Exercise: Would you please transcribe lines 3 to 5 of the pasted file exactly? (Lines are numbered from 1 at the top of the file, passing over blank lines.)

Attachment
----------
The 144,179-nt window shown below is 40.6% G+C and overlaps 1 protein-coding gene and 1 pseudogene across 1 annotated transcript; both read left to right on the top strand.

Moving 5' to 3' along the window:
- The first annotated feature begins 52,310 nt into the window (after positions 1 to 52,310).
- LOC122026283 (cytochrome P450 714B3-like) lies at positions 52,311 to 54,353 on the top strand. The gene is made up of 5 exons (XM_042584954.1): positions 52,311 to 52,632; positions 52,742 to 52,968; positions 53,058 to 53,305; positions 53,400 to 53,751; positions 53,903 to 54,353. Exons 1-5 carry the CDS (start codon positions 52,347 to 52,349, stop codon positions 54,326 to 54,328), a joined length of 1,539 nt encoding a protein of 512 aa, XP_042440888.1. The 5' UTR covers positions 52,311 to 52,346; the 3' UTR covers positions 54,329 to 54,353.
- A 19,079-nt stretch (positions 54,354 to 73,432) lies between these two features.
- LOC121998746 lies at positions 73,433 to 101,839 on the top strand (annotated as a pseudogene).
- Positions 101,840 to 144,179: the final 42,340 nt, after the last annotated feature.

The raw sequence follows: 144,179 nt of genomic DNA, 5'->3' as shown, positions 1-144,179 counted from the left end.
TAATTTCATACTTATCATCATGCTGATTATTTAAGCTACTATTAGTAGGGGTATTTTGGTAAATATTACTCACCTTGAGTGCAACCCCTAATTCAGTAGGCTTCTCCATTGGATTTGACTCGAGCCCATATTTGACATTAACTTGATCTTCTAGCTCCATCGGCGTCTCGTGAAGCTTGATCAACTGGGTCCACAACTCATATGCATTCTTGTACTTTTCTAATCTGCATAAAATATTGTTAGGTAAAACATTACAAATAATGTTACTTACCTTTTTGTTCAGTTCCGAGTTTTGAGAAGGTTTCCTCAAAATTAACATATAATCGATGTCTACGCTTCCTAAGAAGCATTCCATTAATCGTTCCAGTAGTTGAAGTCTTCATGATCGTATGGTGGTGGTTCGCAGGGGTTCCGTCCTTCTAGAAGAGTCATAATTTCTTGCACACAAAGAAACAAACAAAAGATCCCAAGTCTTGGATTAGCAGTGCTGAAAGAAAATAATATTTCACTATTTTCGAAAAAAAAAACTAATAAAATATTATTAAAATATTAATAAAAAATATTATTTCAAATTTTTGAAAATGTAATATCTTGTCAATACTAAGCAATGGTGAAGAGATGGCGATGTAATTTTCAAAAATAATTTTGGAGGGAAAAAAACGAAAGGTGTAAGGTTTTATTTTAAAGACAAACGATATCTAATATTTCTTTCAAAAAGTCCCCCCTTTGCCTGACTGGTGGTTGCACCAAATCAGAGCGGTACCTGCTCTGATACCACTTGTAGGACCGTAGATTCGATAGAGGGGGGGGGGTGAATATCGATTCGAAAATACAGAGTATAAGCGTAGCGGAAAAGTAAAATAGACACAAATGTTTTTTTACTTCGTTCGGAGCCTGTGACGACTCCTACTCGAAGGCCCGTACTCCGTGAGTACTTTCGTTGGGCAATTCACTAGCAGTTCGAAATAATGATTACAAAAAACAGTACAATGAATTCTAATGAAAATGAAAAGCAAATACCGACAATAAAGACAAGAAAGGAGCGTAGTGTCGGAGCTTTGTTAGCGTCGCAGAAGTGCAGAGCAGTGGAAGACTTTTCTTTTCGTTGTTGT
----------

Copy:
- The first annotated feature begins 52,310 nt into the window (after positions 1 to 52,310).
- LOC122026283 (cytochrome P450 714B3-like) lies at positions 52,311 to 54,353 on the top strand. The gene is made up of 5 exons (XM_042584954.1): positions 52,311 to 52,632; positions 52,742 to 52,968; positions 53,058 to 53,305; positions 53,400 to 53,751; positions 53,903 to 54,353. Exons 1-5 carry the CDS (start codon positions 52,347 to 52,349, stop codon positions 54,326 to 54,328), a joined length of 1,539 nt encoding a protein of 512 aa, XP_042440888.1. The 5' UTR covers positions 52,311 to 52,346; the 3' UTR covers positions 54,329 to 54,353.
- A 19,079-nt stretch (positions 54,354 to 73,432) lies between these two features.